IAN G. MACDONALD, C.M., L.M.C.C., M.D.
Grimm,1 in 1925, found but thirty cases of bronchial asthma with autopsy findings and microscopic studies. Since that time, nine additional cases have been recorded: by Rackemann2 (one), Kountz and Alexander3 (three), Dehner4 (two), Steinberg and Figley5 (two), and Wright6 (one). Of this total number of thirty-nine cases, careful studies have shown2 that many of the cases earlier reported were not true bronchial asthma, while in not more than twelve cases can death be said to have resulted directly from asthmatic paroxysms. Huber and Koessler,7 in their monograph upon the subject in 1922, presented only four cases from the literature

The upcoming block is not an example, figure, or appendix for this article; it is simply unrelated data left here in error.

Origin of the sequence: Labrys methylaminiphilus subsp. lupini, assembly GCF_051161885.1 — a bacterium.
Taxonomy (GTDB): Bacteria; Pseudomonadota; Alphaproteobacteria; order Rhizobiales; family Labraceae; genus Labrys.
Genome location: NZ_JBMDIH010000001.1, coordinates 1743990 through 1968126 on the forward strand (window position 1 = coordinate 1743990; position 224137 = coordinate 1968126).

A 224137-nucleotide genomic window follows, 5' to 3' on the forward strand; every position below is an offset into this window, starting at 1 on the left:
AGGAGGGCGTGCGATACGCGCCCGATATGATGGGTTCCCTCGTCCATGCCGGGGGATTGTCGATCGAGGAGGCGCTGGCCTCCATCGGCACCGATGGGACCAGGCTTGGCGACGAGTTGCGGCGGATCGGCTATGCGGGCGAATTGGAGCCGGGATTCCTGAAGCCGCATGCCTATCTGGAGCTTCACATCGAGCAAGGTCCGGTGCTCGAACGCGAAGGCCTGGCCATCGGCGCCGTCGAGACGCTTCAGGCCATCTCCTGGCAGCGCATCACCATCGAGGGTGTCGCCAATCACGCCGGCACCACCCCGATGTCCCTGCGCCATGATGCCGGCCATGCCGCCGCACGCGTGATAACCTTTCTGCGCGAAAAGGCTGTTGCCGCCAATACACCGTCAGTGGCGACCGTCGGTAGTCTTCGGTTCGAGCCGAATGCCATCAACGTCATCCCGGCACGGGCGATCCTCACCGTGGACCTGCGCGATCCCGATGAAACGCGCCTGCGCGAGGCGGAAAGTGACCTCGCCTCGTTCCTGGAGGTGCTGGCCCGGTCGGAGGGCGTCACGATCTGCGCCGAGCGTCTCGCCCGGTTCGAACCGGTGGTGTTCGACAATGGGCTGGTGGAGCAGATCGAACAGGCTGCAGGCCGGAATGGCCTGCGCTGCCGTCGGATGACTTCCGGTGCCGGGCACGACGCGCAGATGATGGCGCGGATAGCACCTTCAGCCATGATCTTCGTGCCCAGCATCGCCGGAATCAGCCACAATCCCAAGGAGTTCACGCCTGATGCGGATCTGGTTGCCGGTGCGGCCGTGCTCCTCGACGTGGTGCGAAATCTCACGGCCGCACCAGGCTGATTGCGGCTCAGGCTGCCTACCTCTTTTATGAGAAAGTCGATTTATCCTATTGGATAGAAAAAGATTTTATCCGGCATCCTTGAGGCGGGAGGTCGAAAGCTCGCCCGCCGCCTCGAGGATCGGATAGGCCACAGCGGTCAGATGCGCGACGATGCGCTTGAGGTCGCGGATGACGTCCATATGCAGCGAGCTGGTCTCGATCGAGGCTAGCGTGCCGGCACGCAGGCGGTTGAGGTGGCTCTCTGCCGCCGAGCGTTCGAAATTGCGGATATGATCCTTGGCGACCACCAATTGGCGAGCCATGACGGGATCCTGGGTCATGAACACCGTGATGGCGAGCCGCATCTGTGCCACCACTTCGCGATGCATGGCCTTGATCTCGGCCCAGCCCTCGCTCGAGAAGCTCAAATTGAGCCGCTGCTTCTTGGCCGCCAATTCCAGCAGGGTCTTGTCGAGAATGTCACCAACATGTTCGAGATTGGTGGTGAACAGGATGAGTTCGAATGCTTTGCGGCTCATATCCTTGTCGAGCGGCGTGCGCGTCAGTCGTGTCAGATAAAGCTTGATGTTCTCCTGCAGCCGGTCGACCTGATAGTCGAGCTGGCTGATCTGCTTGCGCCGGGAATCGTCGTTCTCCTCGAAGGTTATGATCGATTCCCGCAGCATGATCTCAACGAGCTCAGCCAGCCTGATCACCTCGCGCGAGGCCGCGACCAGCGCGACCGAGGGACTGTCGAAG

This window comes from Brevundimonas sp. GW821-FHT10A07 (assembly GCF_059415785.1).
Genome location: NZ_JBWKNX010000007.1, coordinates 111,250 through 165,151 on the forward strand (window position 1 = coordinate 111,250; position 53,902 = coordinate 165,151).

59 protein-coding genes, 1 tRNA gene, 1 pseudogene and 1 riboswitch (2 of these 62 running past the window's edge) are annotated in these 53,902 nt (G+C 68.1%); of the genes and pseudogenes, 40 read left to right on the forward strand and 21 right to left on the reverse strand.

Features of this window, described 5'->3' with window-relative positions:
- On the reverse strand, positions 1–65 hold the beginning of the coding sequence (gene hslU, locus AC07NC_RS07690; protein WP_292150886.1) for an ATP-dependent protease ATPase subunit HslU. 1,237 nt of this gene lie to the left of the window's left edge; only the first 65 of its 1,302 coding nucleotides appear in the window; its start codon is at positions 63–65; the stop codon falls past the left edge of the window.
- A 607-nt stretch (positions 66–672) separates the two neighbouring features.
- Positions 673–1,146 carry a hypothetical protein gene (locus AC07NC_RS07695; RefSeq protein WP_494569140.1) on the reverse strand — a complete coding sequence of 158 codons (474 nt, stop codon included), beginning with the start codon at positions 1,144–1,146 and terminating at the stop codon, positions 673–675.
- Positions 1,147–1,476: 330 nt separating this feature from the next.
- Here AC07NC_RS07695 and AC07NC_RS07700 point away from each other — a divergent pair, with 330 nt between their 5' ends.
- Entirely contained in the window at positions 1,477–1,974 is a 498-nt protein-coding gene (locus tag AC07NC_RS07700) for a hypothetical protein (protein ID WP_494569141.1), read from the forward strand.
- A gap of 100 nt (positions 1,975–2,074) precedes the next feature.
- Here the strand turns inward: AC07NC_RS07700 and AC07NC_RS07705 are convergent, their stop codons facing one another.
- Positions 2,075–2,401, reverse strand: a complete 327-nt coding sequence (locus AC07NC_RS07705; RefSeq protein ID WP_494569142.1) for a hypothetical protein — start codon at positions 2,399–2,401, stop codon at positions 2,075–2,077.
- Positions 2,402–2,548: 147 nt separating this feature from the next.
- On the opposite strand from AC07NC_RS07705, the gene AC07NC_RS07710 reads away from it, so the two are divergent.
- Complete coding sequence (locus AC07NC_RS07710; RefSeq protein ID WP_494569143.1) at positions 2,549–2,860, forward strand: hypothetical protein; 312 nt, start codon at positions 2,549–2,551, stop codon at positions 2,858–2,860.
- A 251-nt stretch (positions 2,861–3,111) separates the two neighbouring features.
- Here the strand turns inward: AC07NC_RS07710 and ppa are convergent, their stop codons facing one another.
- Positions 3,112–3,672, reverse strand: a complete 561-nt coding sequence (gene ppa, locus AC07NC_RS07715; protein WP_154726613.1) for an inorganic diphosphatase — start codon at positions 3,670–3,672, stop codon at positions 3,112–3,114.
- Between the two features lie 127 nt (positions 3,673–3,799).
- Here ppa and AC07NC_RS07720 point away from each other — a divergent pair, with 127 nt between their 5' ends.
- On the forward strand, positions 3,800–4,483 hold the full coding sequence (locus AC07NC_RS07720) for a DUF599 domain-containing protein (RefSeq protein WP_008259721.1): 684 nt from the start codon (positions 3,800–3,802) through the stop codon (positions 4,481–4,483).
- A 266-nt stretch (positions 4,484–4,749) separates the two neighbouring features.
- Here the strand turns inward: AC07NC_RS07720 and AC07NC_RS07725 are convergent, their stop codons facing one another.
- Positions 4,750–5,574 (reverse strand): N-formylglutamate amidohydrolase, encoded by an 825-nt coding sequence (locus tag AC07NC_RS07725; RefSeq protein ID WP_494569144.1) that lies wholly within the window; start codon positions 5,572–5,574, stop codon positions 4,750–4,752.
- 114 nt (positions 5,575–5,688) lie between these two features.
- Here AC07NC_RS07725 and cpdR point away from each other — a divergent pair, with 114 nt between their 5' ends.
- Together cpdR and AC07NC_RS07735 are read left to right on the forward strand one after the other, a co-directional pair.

MACDONALD IG. The Local and Constitutional Pathology of Bronchial Asthma12. Ann Intern Med. ;6:253–277. doi: 10.7326/0003-4819-6-2-253
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Published: Ann Intern Med. 1932;6(2):253-277.
Asthma, Pulmonary/Critical Care.
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